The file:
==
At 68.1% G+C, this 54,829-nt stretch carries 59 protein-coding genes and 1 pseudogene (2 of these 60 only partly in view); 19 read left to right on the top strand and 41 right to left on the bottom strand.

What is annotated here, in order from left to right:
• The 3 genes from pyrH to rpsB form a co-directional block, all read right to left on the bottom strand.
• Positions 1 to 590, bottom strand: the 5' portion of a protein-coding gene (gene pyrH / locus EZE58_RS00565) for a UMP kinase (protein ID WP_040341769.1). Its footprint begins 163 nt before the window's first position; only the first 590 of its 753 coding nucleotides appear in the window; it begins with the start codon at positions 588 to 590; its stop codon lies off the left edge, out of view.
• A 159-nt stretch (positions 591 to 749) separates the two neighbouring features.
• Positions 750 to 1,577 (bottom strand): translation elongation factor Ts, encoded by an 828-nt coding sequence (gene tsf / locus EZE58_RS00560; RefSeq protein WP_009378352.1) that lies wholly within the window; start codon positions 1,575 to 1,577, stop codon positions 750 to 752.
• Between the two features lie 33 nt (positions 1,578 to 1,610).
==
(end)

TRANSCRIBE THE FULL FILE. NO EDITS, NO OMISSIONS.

At 68.1% G+C, this 54,829-nt stretch carries 59 protein-coding genes and 1 pseudogene (2 of these 60 only partly in view); 19 read left to right on the top strand and 41 right to left on the bottom strand.

What is annotated here, in order from left to right:
• The 3 genes from pyrH to rpsB form a co-directional block, all read right to left on the bottom strand.
• Positions 1 to 590, bottom strand: the 5' portion of a protein-coding gene (gene pyrH / locus EZE58_RS00565) for a UMP kinase (protein ID WP_040341769.1). Its footprint begins 163 nt before the window's first position; only the first 590 of its 753 coding nucleotides appear in the window; it begins with the start codon at positions 588 to 590; its stop codon lies off the left edge, out of view.
• A 159-nt stretch (positions 591 to 749) separates the two neighbouring features.
• Positions 750 to 1,577 (bottom strand): translation elongation factor Ts, encoded by an 828-nt coding sequence (gene tsf / locus EZE58_RS00560; RefSeq protein WP_009378352.1) that lies wholly within the window; start codon positions 1,575 to 1,577, stop codon positions 750 to 752.
• Between the two features lie 33 nt (positions 1,578 to 1,610).